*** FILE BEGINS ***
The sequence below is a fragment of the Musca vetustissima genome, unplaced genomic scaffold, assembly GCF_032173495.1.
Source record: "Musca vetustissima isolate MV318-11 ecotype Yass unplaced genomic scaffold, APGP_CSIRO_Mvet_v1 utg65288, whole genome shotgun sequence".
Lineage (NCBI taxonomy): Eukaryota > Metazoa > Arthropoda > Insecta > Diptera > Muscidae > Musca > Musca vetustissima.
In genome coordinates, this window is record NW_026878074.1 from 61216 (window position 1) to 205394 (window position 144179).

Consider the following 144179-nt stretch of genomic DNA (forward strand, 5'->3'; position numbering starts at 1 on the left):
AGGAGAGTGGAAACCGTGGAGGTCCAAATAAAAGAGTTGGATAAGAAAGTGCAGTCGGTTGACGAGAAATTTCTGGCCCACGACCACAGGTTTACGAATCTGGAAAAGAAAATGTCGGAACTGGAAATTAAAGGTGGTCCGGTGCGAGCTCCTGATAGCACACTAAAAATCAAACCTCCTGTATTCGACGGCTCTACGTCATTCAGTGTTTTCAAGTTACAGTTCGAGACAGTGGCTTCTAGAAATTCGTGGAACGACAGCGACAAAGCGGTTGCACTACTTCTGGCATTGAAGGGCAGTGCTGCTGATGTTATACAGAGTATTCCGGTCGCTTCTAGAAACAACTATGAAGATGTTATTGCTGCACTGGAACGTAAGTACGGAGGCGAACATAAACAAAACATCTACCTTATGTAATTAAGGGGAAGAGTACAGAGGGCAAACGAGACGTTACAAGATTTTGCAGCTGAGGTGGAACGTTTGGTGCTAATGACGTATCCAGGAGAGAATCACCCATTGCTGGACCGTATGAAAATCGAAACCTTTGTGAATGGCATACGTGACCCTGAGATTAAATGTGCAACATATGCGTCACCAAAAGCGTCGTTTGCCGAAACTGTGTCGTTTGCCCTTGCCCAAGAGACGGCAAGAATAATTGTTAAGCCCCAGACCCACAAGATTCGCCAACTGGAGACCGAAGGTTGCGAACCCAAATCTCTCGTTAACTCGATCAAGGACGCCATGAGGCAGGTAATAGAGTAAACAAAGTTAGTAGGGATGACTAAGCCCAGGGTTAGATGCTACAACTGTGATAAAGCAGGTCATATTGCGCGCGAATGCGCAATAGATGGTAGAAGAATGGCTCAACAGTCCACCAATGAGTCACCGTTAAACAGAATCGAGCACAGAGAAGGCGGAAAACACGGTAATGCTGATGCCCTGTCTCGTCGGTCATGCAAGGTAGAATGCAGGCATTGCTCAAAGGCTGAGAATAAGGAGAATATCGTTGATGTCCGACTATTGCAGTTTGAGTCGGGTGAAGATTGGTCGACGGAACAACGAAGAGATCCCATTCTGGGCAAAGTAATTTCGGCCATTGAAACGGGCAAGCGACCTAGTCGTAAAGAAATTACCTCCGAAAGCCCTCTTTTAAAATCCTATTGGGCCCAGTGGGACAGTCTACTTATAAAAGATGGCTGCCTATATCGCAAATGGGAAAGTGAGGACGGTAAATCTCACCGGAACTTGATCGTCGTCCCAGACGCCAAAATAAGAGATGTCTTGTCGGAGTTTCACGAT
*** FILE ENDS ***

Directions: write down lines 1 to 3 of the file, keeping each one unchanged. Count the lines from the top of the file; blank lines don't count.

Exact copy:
The sequence below is a fragment of the Musca vetustissima genome, unplaced genomic scaffold, assembly GCF_032173495.1.
Source record: "Musca vetustissima isolate MV318-11 ecotype Yass unplaced genomic scaffold, APGP_CSIRO_Mvet_v1 utg65288, whole genome shotgun sequence".
Lineage (NCBI taxonomy): Eukaryota > Metazoa > Arthropoda > Insecta > Diptera > Muscidae > Musca > Musca vetustissima.